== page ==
LONDON LEGEND: JULIA BLEASDALE
5,000m = 15:02.00
10,000m = 30:55.63
8th at 5,000 and 10,000m in the 2012 Olympic Games.
4th at 5,000m in the 2012 European Championships.
Track and field is fantastic but my initial love and feeling for the sport was being out in nature.
Julia's Top-3 London Running Hotspots
3. Ruislip Woods | I grew up in West London, so I did a lot of my running in Ruislip Woods. And whenever I return home, one of the first things I do is go and run there.
2. Hampstead Heath | I also have really fond memories of running on Hampstead Heath, competing there and winning the South of England Championship for the first time. There’s this great hill and you’ve got this massive South of England Championships where everyone starts at the bottom of the hill and charges up.
1. The Parks | My number one general area is Richmond Park, Wimbledon Common, Bushy Park, Home Park [Hampton Court Park]. I try to combine all the parks in one run. Every time I do it I feel really blessed that I have such a fantastic place to run. And the surface is really good underfoot so you can do it at quite a pace.
A born and bred Londoner Julia shares her fondest memories of running in her hometown—everything from a double top-eight finish at the 2012 Games to the exhilaration of jogging through Richmond Park.
You really stamped your mark on world distance running at the 2012 London Olympics, finishing eighth in both the 5,000m and 10,000m (Julia and teammate Jo Pavey were the first non-Africans in both races), how did you enjoy your first Olympics?
It was a phenomenal experience being in front of a home crowd. It was my first major championship really so it was incredibly special. But it was also very intense. I was racing three times within eight days and covering 50 laps of the track in total.
I’d spent the last year building towards the Olympic Games, always with the aim of peaking at the right time in August. So I got to the Olympic Village knowing I was 100 per cent ready to go.
It was great having Jo Pavey as company because she had been there and done that before. I was also relatively unknown so there were no expectations; I didn’t feel any weight on my shoulders.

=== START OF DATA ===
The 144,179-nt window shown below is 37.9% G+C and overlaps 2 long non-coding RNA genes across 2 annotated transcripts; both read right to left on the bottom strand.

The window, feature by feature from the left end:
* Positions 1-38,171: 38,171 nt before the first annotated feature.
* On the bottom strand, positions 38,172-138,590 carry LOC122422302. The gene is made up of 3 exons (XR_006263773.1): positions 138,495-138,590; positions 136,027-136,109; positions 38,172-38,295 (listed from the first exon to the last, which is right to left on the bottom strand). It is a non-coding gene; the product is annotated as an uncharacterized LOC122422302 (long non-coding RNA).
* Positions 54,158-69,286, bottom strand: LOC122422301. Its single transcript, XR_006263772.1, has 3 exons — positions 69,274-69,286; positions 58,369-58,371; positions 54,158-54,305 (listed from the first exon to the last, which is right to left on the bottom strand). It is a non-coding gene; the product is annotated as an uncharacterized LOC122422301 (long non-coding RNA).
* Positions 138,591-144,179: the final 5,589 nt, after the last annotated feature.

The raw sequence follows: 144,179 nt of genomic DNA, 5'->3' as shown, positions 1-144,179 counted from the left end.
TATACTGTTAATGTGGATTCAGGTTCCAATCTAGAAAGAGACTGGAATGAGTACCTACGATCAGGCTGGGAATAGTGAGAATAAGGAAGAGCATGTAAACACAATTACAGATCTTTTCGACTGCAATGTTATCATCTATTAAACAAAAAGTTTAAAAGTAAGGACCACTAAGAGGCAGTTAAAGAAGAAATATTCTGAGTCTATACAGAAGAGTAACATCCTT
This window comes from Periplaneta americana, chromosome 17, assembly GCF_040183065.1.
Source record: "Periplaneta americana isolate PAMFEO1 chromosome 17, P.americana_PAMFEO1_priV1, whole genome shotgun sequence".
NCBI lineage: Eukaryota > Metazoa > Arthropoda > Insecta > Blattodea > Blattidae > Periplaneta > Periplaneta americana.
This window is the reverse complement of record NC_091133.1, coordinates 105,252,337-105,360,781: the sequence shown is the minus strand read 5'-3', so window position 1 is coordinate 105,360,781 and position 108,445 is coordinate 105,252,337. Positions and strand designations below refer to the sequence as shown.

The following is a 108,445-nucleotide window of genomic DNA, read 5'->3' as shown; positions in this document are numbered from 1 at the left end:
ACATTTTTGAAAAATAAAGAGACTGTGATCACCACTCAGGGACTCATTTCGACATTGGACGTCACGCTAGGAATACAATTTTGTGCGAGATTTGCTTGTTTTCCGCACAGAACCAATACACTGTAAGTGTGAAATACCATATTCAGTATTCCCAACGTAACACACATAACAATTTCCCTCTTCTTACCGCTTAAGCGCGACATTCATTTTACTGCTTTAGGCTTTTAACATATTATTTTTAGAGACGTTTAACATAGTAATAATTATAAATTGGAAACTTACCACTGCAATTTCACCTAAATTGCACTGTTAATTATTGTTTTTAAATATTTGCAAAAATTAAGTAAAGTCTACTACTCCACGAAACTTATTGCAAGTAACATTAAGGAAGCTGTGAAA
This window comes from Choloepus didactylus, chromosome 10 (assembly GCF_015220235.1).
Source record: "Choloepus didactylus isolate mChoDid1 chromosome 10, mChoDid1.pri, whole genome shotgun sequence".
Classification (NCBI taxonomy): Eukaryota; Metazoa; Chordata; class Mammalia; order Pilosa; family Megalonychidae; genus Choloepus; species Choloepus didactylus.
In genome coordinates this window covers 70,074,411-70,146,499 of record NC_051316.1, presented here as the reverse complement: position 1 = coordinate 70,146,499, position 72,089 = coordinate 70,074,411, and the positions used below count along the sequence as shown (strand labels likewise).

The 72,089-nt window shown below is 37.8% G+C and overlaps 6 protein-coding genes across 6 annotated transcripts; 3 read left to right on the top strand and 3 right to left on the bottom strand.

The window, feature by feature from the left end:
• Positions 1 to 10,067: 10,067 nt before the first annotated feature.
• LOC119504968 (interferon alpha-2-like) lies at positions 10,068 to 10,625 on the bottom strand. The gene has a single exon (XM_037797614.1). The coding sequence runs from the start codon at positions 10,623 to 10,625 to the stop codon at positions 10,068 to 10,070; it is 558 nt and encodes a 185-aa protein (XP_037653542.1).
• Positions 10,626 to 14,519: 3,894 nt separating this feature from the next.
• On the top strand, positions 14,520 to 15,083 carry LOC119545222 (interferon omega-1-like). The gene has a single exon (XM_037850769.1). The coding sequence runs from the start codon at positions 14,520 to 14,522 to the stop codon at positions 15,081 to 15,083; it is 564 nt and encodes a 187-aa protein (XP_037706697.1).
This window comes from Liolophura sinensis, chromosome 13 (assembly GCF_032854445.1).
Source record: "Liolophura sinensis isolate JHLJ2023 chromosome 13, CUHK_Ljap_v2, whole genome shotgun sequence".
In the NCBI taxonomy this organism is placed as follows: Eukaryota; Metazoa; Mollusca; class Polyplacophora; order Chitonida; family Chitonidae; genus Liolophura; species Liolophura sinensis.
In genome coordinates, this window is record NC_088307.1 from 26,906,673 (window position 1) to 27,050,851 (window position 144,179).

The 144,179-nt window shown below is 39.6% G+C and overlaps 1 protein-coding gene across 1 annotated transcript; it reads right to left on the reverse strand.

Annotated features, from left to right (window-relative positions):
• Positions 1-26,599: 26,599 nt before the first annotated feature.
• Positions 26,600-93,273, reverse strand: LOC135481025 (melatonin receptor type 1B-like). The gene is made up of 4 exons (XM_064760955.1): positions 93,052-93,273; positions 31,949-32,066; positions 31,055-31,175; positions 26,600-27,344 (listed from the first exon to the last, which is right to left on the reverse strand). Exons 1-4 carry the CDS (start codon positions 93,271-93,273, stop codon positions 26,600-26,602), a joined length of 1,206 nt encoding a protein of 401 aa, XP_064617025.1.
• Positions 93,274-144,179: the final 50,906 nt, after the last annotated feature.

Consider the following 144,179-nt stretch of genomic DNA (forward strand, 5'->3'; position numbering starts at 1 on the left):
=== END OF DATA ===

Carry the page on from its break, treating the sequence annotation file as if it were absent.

In fact they didn’t introduce me to the crowd. They introduced Jo because she’s a well-known name and when everyone cheered for Jo I took on board some of that energy and sound. I was raring to go.
With such massive support, was it tricky keeping a clear head to focus on that first race?
The 10,000m is about 30 minutes of running so you’ve got to control your emotions and be sensible about it. It’s a long race. It was a matter of settling in. At times I thought, “Wow this is the Olympic Games and listen to that noise.” And at other times I felt, “Well this is just another race.” Fortunately it all went incredibly well, I had a great run and had a Mexican wave following me around the track.
After finishing the 10k it was lovely to do that lap with Jo thanking the crowd for their immense support.
Then just a few days later you had the 5k. How did you recovery for that?
After the 10k, running 25 laps, you always come off it a little bit sore. So I spent a lot of time in the medical centre with the British team trying to sort out my calves.
It was great to have the opportunity to double up and experience the stadium as much as possible. The noise of that 5k heat when I was kind of in the lead at the last 100 that was the loudest I heard in the stadium. It was that deafening, ear-ringing sound. You feel a surge of energy going through you when you hear it. I hope I’ll experience it again one day.
Your Olympics results surprised many, did you surprise yourself?
Well, I was in Melbourne on New Year’s Day  and I watched the sunrise and knew that 2012 would be a very special year.
At that point I wasn’t thinking top eight because you’ve got to do the systematic steps to get there. First, it’s running the qualifying time, then it’s qualifying, and then it’s getting to the start line injury free. If you can get to that start line then things become possible.
Rather than jumping three steps you’ve got to do it step-by-step. That’s exactly what I did with the help of my team. We just ticked the boxes and moved onto the next step.
Before going in to the Games I said to my close team “sub-31 [10,000m] and top eight that’s the aim” [she ran 30:55.63]. I’ve learnt over the years to understand and know my body. And, from the training he’s set me, my coach is very good at assessing how fit I am. So although it’s been a surprise for many people, it wasn’t unexpected amongst my close circle. It’s what we’ve been planning and it was just nice to execute it according to the plan.
>> For the rest of this interview, please check out our book!